Public Figure recognises the impact our industry has had on the people and the world around us. Traditional manufacturing methods and fast fashion have taken a toll on the environment through over production, water wastage and harmful chemicals. However it doesn't have to be that way.
|RECYCLED & UPCYCLED MATERIALS||
A significant portion of a fabric’s environmental impacts can be reduced by repurposing what is already in circulation. Not only does this save the material from going to landfill but in closing the loop and making it into a new garment we place less demand on the earth’s resources to produce something from scratch.
There are two approaches to repurposed fabrics that are being adopted – one involves reusing existing material, also known as ‘deadstock’ sourcing. When a fashion house buys their fabric run for a garment or collection they will often overbuy so that they can easily meet demand. Environmentally conscious fashion houses then purchase the leftover reams of fabric or offcuts, aka the ‘deadstock’ fabric, to use in their own garments saving the material from going to waste. The other approach involves creating a new material from consumer waste by recycling fabric. Textile recycling involves breaking down fabrics into a form where they can be spun into new yarns that can be woven or knitted back into fabric. Textile recycling gives waste a new life.
Natural fabrics are a common preference for many, the benefits such as breathability, tactility and movement are hard to trump with engineered fibres. However, natural materials – cotton in particular – have come under scrutiny in the sustainability debate due to the demand that they can place on natural resources. It takes a large volume of water to produce cotton, often requiring potent pesticides which are harmful to the local environment as well as the growers themselves.
One solution to mitigate this as a conscious consumer is to seek out GOTS certified organic materials. GOTS represents the Global Organic Textile Standard, a worldwide authority who endorse fabrics based on their set of criteria for social and ecological impacts. The benefit of choosing a garment made from GOTS certified organic cotton is that it demands far less water to grow and the methods used cultivate the cotton crops give back to the earth through biologically diverse agriculture which prevents the need for pesticides.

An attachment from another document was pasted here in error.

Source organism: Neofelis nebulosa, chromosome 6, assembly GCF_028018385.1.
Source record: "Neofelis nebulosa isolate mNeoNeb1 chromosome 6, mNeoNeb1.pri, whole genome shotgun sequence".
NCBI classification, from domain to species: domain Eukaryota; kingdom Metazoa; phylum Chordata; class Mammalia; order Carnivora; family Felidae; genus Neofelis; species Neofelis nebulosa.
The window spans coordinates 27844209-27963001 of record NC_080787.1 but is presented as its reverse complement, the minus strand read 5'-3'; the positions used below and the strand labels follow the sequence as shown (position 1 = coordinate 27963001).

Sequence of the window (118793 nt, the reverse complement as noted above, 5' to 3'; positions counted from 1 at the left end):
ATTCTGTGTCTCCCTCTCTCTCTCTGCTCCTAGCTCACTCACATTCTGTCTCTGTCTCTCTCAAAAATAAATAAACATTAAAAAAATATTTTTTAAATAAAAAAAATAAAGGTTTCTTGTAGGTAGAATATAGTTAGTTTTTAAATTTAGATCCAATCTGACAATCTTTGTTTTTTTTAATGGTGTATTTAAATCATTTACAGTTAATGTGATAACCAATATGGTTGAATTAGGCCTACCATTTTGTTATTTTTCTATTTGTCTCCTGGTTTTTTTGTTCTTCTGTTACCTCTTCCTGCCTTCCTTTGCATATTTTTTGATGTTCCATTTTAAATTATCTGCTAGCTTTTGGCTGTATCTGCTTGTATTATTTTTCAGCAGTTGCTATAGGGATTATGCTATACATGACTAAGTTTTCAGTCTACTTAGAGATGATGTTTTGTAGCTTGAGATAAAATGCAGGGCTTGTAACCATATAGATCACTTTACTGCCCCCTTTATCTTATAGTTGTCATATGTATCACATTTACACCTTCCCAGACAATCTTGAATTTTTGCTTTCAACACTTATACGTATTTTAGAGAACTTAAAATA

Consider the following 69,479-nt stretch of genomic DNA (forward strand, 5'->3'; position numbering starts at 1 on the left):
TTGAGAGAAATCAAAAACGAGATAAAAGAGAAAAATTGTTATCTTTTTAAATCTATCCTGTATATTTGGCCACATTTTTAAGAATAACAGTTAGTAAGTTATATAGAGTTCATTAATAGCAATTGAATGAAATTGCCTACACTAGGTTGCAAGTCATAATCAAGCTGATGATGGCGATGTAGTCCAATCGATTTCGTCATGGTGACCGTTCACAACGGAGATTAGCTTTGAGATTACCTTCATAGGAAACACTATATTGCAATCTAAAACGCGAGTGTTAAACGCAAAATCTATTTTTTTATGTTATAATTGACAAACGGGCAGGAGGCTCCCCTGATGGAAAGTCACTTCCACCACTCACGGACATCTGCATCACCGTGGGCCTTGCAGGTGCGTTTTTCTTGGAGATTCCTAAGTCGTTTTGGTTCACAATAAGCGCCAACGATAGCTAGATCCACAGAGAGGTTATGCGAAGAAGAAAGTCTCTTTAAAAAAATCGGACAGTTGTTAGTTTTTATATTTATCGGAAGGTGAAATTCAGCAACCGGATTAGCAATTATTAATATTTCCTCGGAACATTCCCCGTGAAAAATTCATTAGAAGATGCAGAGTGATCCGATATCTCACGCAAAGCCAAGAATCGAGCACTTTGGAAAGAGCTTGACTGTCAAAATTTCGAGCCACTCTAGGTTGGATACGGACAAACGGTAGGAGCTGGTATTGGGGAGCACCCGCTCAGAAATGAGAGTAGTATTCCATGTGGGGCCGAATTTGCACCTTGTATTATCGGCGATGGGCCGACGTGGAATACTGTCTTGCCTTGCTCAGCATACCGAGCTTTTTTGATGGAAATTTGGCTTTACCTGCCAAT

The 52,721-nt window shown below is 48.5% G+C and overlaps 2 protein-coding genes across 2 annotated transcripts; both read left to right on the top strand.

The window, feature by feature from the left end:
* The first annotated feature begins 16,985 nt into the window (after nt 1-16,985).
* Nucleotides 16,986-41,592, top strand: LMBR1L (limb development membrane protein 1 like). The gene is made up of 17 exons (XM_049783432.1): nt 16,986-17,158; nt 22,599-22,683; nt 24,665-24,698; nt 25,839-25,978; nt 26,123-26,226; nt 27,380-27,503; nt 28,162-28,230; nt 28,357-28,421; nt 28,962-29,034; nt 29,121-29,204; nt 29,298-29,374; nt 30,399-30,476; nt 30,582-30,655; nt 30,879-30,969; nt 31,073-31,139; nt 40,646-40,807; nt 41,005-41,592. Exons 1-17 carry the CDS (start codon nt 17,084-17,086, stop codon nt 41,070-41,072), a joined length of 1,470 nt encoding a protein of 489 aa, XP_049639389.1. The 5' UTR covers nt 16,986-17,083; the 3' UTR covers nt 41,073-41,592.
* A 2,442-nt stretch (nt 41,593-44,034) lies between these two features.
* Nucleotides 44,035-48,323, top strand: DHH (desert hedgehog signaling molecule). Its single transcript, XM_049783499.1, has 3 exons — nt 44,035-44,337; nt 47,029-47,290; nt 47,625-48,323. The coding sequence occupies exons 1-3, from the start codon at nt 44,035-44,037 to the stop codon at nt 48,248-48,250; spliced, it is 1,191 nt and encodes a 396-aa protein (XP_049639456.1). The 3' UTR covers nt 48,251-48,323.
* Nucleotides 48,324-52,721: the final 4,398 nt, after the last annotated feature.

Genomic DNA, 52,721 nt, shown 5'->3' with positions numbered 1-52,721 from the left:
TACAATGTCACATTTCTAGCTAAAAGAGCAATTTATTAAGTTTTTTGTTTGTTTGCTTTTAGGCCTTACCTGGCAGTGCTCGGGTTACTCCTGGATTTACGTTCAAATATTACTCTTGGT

It seems fortuitous that the new guard in sustainable swimwear is being made from discarded fishing nets plucked from the ocean itself. Econyl is becoming an increasingly popular alternative fabric for your favourite cossie, including our go-to Peony styles.
A recycled nylon, Econyl is made by regenerating post-consumer nylon products such as old carpets, upholstery and abandoned fishing nets. The fibres undergo a process that restores them to their virgin state then transforms it into textile yarn. In doing so up to 80% of global warming contributions are reduced compared to using regular nylon derived from non-renewable petroleum oil.
Best of all the quality of the material is just the same allowing for a high quality swim set with a far lighter environmental footprint.
Well made fashion should last a lifetime. But when it comes to the end of it’s life (after mending and donation of course), fashion made of natural fibres ensures that the item biodegrades, taking mear months*.
|WATER USE REDUCTION||Traditional farming and manufacturing methods are known to use excess water to the detriment of our planet. Our designers recognise this and are pioneering methods to reduce the amount of water used in production.|
|RESPONSIBLE CHEMICAL USE||Non-natural chemicals and dyes used in production pollute the environment and people around them. Our designers aim to reduce their chemical use, replacing with natural options where possible.|
Each Public Figure order arrives in custom designed plastic-free packaging. Made from fully biodegradable materials so that one day it will leave no trace on the environment. Where possible we also strive to work with delivery partners with green initiatives.